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THE EDITOR'S CORNER

Hammers, Nails, and Misdiagnosis

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Hammers, Nails, and Misdiagnosis

The 20th-century psychologist Abraham HaroldMaslow is remembered as both the father of contemporaryhumanistic psychology and the developer of thefamous "Hierarchy of Needs", which is almost a catechismto every undergraduate psychology major. Butwhen I think of Maslow, what usually come to my mindare his keenly insightful aphorisms. For instance, wheneverI become discouraged about one or another aspect oflife, a Maslow quotation, "The good society is one inwhich virtue pays", seems to bring some sanity to anuncomfortable situation.

Such a situation arose recently, when I was called onto review a paper dealing with treatment of relapsed maxillaryincisor crowding in an adult female. The authors,while impeccably credentialed and unquestionablymeticulous in their measurements of tooth movement andtheir scientific technique, missed the entire point of thecase. It would never have relapsed if it had been treatedappropriately to begin with--and darned if the authorsdid not repeat the same diagnostic mistake all over again.Sure enough, one of Maslow's quotes went right to theheart of the matter: "If the only tool you have is a hammer,you tend to see every problem as a nail." The authorsof this paper seemed to have only one tool at their disposal,and that was straightening teeth. Because of theirnarrow diagnostic mindset, they couldn?t see that the casewould have been treated better with some judiciousrestorative dentistry and conservative cosmetic bonding.

Any prudent and caring clinician wants to please thepatient, and the patient's chief complaint is certainly atthe top of our diagnostic problem list. If the main problemin the patient's mind is "crooked teeth", the simplesolution is to straighten them in the easiest and cheapestway possible. If that can be done without braces, so muchthe better. All too often, though, orthodontists--and otherpractitioners as well--allow patients' wishes to skewtheir better judgment. Our professional training andexperience should allow us to point out that, for example,extractions may be necessary, or that while the teethcould be made straight by a simple removableappliance, the resulting tooth positions might beunstable and prone to relapse.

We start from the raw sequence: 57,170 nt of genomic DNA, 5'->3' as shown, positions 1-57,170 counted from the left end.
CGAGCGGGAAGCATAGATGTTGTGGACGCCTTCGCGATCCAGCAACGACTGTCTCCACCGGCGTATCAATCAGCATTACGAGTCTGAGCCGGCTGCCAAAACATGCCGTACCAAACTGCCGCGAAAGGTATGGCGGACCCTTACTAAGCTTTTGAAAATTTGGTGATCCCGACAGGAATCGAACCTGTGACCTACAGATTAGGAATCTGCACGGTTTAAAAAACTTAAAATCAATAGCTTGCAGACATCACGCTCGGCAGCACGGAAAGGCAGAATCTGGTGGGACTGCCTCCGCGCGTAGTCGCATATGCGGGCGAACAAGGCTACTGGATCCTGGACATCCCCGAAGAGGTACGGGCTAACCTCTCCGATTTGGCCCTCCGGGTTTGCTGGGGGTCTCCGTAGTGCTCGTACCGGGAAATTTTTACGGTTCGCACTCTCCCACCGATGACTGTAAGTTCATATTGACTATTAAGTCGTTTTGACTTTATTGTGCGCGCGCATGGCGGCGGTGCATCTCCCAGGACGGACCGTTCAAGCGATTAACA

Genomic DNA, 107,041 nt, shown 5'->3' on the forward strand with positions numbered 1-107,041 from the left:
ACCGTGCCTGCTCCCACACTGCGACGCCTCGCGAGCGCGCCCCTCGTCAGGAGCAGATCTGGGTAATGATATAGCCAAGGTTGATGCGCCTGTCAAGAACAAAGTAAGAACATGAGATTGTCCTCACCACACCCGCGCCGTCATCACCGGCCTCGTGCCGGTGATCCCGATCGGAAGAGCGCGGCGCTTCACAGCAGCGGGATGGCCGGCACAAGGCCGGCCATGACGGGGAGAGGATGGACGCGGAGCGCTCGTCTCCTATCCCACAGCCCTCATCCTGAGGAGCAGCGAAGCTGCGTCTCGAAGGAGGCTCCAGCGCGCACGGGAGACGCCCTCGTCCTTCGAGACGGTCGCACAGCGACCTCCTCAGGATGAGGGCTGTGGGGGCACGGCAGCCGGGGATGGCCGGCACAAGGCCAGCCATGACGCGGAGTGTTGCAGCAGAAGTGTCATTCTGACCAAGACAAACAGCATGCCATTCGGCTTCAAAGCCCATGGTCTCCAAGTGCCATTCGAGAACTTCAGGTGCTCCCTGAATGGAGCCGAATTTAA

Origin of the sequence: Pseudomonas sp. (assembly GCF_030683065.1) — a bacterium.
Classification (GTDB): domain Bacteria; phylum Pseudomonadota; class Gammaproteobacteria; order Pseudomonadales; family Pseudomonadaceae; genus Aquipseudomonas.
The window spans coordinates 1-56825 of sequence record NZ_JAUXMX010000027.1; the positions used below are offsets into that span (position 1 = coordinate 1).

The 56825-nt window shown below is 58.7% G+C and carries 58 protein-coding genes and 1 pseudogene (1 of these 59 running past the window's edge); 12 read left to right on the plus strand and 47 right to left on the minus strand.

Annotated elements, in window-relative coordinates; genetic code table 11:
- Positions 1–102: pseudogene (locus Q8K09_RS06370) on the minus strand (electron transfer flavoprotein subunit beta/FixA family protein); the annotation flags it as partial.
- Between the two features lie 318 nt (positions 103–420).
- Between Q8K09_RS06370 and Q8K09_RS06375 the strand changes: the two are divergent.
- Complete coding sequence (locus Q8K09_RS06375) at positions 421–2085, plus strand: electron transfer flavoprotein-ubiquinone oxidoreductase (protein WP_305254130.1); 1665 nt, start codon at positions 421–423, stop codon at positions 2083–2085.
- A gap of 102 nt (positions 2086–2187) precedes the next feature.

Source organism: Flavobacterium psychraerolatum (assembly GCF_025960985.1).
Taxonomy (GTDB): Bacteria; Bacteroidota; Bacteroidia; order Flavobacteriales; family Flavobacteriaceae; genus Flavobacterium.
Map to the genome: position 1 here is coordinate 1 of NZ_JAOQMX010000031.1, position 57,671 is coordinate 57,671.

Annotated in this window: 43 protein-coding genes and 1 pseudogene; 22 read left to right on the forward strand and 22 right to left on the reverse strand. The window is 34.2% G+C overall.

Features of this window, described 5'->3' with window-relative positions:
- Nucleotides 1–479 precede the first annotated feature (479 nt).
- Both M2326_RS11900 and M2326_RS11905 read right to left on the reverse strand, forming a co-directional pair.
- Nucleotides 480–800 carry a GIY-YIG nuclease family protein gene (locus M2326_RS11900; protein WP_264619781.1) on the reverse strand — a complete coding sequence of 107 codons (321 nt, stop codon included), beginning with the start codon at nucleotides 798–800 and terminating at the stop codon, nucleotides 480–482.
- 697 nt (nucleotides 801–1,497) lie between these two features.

The case in question was just such a patient.She presented with a high-angle, Class Icrowded dentition, with crowded and flaredupper and lower incisors. It was a typical exampleof what Tweed referred to as a bimaxillaryprotrusion. If the original treatment had involvedextraction of four first bicuspids and some judicioususe of headgear, this retreatment wouldnever have been necessary. Unfortunately, in theminds of those who diagnosed the case after therelapse of crowding, the simple expedient oftooth straightening was in order. Their only toolwas a hammer, so the problem became a nail.They elected to retreat to the occlusion that wasimproperly treated in the first place. To complywith the patient?s wishes, the authors did not suggestextractions and relied on an inexpensive, butinappropriate, removable appliance. In this case,if the patient did not want extractions and braces,the best orthodontic treatment would have beenreferral to a cosmetic dentist. Not all malocclusionsshould be handled by orthodontics.

The authors of this paper used some impressivehigh-tech gadgets to record individualtooth positions in three dimensions as the caseprogressed. They kept enviable records. But theystill missed the forest for the trees; they treated arelapsed high-angle, Class I bimaxillary protrusivecase back to a high-angle, Class I bimaxillaryprotrusive case with straight teeth. It'sdoomed.

Any orthodontist worth his or her saltknows that there are many more subtle nuancesto malocclusions than just crooked teeth. Theauthors of this case report were well educatedand certainly well intended--they wanted to dowhat they could to make their patient happy. Thatinvolved simply giving the patient straight teethagain, without considering the long-term implications.Another of Maslow's quotes came tomind: "People are not evil, they are schlemiels."

ROBERT G. KEIM, DDS, EDD, PHD

Editor-in-Chief, JCO

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